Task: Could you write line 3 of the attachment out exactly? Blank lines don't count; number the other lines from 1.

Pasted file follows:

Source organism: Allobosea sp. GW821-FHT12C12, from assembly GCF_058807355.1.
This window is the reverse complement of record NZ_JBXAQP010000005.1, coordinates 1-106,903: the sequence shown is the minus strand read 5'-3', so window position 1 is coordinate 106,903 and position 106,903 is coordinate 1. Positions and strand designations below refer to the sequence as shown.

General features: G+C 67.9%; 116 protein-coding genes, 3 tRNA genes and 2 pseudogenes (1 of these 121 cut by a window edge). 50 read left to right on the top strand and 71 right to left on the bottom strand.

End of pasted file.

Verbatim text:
General features: G+C 67.9%; 116 protein-coding genes, 3 tRNA genes and 2 pseudogenes (1 of these 121 cut by a window edge). 50 read left to right on the top strand and 71 right to left on the bottom strand.